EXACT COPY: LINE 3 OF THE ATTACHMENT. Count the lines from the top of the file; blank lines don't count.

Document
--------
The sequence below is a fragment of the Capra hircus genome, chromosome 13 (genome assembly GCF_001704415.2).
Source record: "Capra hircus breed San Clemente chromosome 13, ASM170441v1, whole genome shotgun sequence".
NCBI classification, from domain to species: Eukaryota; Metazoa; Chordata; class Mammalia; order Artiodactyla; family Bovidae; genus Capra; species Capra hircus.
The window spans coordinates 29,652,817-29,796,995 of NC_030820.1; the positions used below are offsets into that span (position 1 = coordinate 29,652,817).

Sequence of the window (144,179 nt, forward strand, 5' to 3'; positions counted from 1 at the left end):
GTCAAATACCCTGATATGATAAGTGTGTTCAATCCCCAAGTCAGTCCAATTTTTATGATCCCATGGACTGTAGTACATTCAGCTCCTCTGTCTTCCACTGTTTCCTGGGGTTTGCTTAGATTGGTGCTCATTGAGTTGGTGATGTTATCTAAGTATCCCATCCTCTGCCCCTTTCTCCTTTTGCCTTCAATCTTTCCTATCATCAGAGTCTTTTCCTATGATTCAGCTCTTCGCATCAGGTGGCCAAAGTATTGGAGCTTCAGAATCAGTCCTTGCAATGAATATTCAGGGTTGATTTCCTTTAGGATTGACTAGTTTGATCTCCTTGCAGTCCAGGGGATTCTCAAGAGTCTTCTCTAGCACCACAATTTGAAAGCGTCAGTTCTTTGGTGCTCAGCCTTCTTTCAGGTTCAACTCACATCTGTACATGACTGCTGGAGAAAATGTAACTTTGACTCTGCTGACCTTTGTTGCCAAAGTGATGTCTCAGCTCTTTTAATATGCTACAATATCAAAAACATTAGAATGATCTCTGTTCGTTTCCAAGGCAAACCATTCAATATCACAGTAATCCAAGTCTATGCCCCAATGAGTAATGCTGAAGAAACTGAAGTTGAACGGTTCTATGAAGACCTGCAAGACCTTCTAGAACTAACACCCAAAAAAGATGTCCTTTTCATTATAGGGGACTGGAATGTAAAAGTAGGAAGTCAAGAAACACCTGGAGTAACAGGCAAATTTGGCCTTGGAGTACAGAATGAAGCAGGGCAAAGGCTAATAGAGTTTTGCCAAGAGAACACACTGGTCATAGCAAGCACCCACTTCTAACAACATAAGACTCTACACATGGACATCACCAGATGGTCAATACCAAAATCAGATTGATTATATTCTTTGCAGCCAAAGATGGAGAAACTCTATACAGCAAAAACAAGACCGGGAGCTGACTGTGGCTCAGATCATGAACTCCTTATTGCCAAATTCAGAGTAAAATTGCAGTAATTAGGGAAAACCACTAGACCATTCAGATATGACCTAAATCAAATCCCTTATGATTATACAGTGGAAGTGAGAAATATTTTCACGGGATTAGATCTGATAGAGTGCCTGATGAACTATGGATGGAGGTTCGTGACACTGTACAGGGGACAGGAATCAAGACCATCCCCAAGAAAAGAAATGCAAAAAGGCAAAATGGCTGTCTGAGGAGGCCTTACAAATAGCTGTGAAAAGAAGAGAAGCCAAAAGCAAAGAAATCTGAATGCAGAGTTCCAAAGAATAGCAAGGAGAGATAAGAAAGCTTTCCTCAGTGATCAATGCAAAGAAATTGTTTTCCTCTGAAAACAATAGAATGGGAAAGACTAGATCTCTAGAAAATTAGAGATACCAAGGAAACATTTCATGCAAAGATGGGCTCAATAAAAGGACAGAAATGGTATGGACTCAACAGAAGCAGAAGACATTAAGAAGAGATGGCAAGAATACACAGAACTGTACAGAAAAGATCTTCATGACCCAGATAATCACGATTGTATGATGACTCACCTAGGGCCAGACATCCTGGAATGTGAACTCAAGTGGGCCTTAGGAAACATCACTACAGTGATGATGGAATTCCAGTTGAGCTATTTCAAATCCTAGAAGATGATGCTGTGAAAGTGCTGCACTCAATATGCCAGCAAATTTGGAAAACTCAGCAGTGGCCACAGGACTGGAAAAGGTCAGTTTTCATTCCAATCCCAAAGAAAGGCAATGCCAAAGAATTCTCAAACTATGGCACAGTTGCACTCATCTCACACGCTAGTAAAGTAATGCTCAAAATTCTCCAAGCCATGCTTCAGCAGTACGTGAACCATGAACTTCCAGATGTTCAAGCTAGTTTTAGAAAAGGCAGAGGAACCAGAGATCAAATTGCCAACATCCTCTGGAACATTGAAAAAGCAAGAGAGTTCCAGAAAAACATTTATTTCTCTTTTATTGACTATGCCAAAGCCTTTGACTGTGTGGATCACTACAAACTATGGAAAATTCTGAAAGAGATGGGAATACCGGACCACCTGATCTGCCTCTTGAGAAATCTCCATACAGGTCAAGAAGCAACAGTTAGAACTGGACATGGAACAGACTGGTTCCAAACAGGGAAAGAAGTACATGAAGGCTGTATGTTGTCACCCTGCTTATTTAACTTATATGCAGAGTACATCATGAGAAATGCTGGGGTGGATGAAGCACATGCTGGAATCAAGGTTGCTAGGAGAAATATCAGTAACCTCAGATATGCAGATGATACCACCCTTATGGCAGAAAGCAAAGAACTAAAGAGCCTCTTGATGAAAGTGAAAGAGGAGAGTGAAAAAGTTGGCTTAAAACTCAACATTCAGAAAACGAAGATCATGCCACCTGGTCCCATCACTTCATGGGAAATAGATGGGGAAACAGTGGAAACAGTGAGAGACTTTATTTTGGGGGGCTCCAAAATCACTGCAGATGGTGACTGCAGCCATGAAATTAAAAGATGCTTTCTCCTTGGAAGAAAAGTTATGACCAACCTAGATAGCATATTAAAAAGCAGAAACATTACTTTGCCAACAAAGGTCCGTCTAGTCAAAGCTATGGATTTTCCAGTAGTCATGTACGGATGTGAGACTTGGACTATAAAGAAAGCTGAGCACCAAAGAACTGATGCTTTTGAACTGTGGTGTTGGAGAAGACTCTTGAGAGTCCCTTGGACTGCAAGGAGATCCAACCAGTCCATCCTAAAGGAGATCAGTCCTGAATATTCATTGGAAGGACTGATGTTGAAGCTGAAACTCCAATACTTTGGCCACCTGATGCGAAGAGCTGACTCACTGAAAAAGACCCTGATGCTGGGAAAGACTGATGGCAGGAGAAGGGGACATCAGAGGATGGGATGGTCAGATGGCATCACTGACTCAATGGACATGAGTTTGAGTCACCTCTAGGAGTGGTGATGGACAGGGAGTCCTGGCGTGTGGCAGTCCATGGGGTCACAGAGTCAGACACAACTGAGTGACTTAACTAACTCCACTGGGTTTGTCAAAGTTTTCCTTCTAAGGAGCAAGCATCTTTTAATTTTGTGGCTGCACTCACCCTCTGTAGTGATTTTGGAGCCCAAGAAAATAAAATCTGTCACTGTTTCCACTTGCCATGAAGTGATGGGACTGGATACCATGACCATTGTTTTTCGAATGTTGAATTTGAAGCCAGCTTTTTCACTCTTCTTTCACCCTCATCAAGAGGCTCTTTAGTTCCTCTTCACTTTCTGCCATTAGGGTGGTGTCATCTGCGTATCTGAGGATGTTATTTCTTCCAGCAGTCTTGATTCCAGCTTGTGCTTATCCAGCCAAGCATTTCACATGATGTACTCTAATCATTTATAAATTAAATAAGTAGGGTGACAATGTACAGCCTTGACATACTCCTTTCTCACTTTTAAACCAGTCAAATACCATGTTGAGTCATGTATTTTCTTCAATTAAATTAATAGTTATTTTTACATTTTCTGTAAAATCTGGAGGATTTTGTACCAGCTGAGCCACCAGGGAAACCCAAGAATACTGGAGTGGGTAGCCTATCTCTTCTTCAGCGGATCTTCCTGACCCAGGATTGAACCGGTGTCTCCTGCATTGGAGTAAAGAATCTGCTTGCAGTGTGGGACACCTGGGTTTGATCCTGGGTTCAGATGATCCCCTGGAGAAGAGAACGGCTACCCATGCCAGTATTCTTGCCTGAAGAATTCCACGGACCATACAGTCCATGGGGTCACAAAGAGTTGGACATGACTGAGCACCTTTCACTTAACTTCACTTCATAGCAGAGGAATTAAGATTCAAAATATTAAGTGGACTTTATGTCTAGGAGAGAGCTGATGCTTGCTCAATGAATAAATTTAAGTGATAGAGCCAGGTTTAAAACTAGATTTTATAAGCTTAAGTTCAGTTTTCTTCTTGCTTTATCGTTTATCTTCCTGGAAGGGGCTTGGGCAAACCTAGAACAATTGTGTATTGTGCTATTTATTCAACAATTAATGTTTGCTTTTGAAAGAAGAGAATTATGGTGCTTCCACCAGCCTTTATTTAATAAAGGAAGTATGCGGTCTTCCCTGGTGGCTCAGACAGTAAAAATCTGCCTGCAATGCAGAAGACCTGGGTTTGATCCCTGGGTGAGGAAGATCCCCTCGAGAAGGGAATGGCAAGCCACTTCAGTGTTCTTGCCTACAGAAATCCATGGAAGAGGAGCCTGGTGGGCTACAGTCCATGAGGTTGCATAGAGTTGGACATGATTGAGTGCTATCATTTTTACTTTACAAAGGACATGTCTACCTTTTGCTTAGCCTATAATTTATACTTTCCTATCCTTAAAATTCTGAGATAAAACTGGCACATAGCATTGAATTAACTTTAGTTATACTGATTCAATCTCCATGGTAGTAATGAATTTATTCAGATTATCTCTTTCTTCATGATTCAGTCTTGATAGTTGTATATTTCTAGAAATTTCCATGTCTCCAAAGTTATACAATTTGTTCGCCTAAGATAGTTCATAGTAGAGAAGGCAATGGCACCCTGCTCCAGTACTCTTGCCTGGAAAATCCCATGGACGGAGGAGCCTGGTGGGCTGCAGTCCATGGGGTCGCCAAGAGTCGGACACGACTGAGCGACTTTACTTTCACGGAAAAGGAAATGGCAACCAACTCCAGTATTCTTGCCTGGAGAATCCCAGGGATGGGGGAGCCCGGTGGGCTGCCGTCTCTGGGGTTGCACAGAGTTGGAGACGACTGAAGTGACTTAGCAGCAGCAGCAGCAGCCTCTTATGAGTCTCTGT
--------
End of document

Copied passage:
NCBI classification, from domain to species: Eukaryota; Metazoa; Chordata; class Mammalia; order Artiodactyla; family Bovidae; genus Capra; species Capra hircus.